Why seperate cold supply to shower pump?


Postby mattcambs » Thu Dec 27, 2007 7:40 pm

Hi, hope someone can advise me here.

My wife and I are having our bathroom re-fitted by a friend who has some good experience with plumbing and bathroom fitting.

We want a "power" shower so we asked our friend what he would be able to do without us needing a qualified plumber/electrician to do some of the work. We have a gravity fed system with hot water tank in the airing cupboard.

He suggested he could install a pump in our airing cupboard (which is next to the bathroom) and supply it with hot water from the tank and "t" off the cold water that comes down into the hot water tank from the cold water tank in the attic.

My question: is this possible? We nearly bought a nice Triton thermostatic mixer shower today, but we stopped when we looked at the diagram on the box which showed an entirely seperate cold feed from the attic tank going to the pump.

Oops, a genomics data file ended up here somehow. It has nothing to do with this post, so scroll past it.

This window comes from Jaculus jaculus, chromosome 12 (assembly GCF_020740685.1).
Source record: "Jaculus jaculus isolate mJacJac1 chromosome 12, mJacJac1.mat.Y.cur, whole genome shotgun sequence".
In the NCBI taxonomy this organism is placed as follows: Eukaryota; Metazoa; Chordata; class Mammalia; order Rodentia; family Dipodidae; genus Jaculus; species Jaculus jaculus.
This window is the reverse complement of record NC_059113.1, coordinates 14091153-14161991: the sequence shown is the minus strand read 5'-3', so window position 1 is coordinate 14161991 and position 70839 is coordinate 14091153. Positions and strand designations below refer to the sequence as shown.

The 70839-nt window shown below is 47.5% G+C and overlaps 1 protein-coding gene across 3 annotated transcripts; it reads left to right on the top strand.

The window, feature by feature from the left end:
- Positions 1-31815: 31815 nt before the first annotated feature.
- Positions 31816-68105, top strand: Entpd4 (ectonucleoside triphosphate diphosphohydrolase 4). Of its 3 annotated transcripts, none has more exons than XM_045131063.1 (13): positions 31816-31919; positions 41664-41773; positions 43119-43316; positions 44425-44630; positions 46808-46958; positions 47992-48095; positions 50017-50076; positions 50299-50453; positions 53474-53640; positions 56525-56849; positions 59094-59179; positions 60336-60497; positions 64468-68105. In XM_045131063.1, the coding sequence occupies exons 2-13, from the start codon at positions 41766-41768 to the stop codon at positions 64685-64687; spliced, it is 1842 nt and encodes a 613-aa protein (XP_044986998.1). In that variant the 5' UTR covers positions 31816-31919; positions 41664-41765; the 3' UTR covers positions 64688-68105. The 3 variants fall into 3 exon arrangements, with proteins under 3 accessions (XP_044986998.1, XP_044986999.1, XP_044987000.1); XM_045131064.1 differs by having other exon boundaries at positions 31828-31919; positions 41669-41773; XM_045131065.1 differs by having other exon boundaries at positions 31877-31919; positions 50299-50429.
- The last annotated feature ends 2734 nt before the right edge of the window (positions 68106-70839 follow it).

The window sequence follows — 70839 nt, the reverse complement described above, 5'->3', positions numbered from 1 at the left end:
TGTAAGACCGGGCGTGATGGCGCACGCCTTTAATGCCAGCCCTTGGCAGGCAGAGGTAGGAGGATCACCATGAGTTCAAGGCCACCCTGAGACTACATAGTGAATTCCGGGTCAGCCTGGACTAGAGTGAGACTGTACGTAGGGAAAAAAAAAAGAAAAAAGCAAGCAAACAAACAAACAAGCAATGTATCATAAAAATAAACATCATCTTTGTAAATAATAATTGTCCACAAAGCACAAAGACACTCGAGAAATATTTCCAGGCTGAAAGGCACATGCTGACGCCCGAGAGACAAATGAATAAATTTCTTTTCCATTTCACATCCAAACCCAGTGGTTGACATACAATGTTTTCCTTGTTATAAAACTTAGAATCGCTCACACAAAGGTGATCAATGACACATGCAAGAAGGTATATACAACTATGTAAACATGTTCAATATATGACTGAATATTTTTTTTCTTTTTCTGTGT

Can you just "t" off the cold supply from the attic to go into the pump or must it be a seperate pipe and why?


Many thanks,
Matt
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Postby chris_on_tour2002 » Fri Dec 28, 2007 9:56 am

shower pumps should always have their own dedicated supply. bearing in mind that whilst the pump is running you will be taking water from the hot water tank. if you tee into the cold water feed for the hot water tank then the pump could starve the hot water tank of water to replenish that which you are taking from it. this could lead to airlocks and overheating of the tank and boiler. a power shower will drain your hot water tank pretty quickly.

it would be much better to run a new pipe from the cold water tank directly to your pump
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Postby marrtin » Fri Dec 28, 2007 9:57 am

The answer is already posted in the topic

[url]http://www.diydoctor.org.uk/forums/viewtopic.php?t=7153[/url]

If this link is not available, view the topic in this forum "Shower pump location and pipe routing"[/url]
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